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Halloween candy: Frequency, not amount, raises cavity risk

Date:
October 31, 2010
Source:
Temple University
Summary:
Halloween can present a very scary time of year for any parent concerned about their child's oral health, since your kids will probably come home with that big haul of candy from trick or treating. But should you let them immediately gorge themselves on the candy and get it out of their system? One pediatric dentist thinks that might not be such a bad idea.

Halloween can present a very scary time of year for any parent concerned about their child's oral health, since your kids will probably come home with that big haul of candy from trick or treating. But should you let them immediately gorge themselves on the candy and get it out of their system? Temple University pediatric dentist Mark Helpin thinks that might not be such a bad idea.
Credit: iStockphoto/Bochkarev Photography

Halloween can present a very scary time of year for any parent concerned about their child's oral health, since your kids will probably come home with that big haul of candy from trick or treating. But should you let them immediately gorge themselves on the candy and get it out of their system?

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Temple University pediatric dentist Mark Helpin thinks that might not be such a bad idea.

"The frequency of eating candy, and other refined carbohydrates, and their stickiness, are big factors in creating the risk of caries (cavities)," he said.

Eating carbohydrates can change the pH balance of the mouth, making it more acidic, which can increase the risk of cavities. Each time candy is eaten, the acid environment in the mouth can take up to an hour to dissipate.

"If I eat a piece of candy now, the pH in my mouth will become acidic, and it will take 30-60 minutes for it to become normal," said Helpin. "If I eat 2 or 3 pieces of candy when I eat that first one, my mouth stays acid the same length of time that it would if I ate just that single piece. It's still 30-60 minutes. If I keep eating candy throughout the day, there is acid in my mouth for a much longer period of time. The longer teeth are in an acid environment, the greater the risk they will become decayed."

Helpin, the acting chair of pediatric dentistry at Temple's Maurice H. Kornberg School of Dentistry, says that there are a number of ways parents can minimize this risk while still letting their children enjoy the holiday.

"Parents can let kids eat a bunch [of candy] now and a bunch later. But don't let them have one piece now, then an hour later let them have another piece," he said, adding that candy can also be dispensed as a dessert or snack.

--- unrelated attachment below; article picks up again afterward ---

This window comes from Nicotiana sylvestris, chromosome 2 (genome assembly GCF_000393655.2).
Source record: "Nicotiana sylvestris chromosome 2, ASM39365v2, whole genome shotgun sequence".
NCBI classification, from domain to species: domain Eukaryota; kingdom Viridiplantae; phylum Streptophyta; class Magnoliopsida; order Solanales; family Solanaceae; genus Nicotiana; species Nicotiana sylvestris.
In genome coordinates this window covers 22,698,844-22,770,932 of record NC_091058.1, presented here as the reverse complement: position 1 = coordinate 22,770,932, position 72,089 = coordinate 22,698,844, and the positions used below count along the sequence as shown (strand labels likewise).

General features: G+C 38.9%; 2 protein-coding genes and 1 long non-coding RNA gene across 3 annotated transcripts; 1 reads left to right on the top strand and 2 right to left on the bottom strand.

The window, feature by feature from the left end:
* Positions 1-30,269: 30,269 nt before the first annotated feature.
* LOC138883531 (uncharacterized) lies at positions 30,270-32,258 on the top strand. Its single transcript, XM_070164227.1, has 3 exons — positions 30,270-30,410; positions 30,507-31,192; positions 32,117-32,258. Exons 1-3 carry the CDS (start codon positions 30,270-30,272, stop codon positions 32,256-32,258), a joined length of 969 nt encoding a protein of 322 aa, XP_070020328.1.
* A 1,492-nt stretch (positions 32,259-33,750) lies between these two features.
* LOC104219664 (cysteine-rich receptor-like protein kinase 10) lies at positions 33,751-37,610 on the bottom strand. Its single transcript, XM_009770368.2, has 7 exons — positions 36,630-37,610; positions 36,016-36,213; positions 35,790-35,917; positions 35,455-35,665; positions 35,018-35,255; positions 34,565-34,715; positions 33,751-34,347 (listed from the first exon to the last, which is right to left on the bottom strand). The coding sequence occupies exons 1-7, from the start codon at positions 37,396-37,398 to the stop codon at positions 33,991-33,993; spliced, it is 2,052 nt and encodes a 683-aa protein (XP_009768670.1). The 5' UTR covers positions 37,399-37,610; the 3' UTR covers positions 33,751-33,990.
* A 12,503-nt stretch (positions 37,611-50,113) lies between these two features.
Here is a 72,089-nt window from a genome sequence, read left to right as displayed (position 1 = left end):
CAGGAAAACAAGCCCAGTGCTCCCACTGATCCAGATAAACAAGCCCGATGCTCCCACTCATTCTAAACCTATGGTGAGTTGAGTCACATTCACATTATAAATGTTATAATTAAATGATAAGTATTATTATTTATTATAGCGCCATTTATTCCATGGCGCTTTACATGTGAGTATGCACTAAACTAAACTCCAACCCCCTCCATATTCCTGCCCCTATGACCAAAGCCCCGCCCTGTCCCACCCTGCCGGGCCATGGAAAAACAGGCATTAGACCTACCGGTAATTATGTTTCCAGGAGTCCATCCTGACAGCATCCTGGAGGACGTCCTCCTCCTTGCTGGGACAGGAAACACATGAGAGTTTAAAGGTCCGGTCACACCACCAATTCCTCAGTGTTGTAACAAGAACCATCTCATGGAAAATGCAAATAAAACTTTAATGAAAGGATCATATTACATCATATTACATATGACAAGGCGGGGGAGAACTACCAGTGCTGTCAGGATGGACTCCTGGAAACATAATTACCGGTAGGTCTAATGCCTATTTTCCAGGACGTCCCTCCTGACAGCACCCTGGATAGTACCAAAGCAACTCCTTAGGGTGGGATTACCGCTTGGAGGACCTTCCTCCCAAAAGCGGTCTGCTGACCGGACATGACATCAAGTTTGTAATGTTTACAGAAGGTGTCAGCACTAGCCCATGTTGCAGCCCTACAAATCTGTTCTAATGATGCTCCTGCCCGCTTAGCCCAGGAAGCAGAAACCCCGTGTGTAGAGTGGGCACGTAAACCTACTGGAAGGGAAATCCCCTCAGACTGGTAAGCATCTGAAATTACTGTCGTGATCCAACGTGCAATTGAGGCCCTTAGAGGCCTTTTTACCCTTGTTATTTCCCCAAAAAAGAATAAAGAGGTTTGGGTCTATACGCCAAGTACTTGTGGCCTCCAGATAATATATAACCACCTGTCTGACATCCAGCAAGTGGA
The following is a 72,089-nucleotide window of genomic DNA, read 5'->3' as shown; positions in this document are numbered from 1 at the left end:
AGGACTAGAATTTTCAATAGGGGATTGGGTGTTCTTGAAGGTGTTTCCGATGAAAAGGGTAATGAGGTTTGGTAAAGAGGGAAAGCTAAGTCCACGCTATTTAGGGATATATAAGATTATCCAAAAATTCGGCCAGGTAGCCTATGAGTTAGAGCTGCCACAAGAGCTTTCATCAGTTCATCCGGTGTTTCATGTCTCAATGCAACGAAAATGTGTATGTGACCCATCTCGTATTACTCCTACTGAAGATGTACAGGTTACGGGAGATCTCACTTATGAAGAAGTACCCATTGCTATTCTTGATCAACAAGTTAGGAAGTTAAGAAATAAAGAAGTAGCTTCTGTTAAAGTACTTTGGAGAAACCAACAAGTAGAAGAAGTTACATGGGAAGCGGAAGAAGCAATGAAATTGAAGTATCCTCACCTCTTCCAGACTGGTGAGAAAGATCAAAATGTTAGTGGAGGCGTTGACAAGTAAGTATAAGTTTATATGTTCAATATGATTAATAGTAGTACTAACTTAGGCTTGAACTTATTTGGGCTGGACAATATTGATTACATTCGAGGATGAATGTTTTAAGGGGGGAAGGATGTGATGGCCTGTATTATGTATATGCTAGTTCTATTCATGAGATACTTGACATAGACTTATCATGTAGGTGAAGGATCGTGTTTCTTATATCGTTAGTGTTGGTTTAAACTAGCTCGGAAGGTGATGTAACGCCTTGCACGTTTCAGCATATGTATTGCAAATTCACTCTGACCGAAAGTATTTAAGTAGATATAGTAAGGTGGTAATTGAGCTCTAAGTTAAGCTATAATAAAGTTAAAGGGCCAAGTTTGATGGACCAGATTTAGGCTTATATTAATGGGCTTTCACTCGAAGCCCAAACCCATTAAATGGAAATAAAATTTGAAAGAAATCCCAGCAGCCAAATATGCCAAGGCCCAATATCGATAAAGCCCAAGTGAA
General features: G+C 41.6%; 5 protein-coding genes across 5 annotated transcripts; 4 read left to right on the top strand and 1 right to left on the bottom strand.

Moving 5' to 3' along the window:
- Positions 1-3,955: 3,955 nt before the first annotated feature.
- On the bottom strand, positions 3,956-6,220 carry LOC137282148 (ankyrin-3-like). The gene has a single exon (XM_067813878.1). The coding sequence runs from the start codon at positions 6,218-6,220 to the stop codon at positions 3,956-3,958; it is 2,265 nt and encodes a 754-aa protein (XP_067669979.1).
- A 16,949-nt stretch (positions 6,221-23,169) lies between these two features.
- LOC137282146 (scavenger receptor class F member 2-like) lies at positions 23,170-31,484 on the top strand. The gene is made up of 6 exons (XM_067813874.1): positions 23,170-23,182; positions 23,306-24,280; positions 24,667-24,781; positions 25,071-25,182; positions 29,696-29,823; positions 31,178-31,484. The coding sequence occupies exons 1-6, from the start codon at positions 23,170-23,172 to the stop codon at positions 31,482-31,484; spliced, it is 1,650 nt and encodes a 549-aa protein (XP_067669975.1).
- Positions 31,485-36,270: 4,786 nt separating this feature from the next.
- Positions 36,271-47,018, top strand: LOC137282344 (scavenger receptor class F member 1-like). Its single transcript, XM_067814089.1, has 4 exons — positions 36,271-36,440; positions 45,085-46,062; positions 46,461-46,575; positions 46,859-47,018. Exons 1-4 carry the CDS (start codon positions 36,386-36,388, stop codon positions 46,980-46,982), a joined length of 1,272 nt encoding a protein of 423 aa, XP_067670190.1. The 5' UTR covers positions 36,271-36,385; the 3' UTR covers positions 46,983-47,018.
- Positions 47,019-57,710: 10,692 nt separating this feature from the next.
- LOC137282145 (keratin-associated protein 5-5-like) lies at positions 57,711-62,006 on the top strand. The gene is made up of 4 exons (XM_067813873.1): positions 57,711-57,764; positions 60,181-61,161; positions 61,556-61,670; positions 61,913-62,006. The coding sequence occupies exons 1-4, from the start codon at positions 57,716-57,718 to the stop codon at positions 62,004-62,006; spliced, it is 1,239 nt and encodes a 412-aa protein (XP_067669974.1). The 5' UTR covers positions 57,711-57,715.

Meals are a good time at which to have treats as dessert because the production of saliva increases, which helps to wash away acidity in the mouth. Helpin also recommends that parents have their children brush their teeth after eating candy, or if that's not possible, tell their children to rinse their mouth with water three or four times after eating, which will help reduce acidity in the mouth.

Helpin warns that substituting small bags of chips or pretzels for candy doesn't solve the cavity problem, either.

"Chips and pretzels are also carbohydrates and they also will create an acid environment that can create cavities," he says. "These treats and snacks get stuck on your teeth, and that's the stickiness factor," he said.

When trick-or-treaters come to his door, Helpin likes to give out sugar-free candies, and avoids the sticky, gummy candies, which stick to the teeth promote cavities because they allow bacteria "to feed" for a longer time.

Ultimately, "it's not realistic to think you can tell your child you can't have candy, cookies, cakes, or other treats," says Helpin. "Those are the things most people enjoy -- and we want our kids to enjoy life."


Story Source:

The above story is based on materials provided by Temple University. Note: Materials may be edited for content and length.


Cite This Page:

Temple University. "Halloween candy: Frequency, not amount, raises cavity risk." ScienceDaily. ScienceDaily, 31 October 2010. <www.sciencedaily.com/releases/2010/10/101027161151.htm>.
Temple University. (2010, October 31). Halloween candy: Frequency, not amount, raises cavity risk. ScienceDaily. Retrieved January 28, 2015 from www.sciencedaily.com/releases/2010/10/101027161151.htm
Temple University. "Halloween candy: Frequency, not amount, raises cavity risk." ScienceDaily. www.sciencedaily.com/releases/2010/10/101027161151.htm (accessed January 28, 2015).

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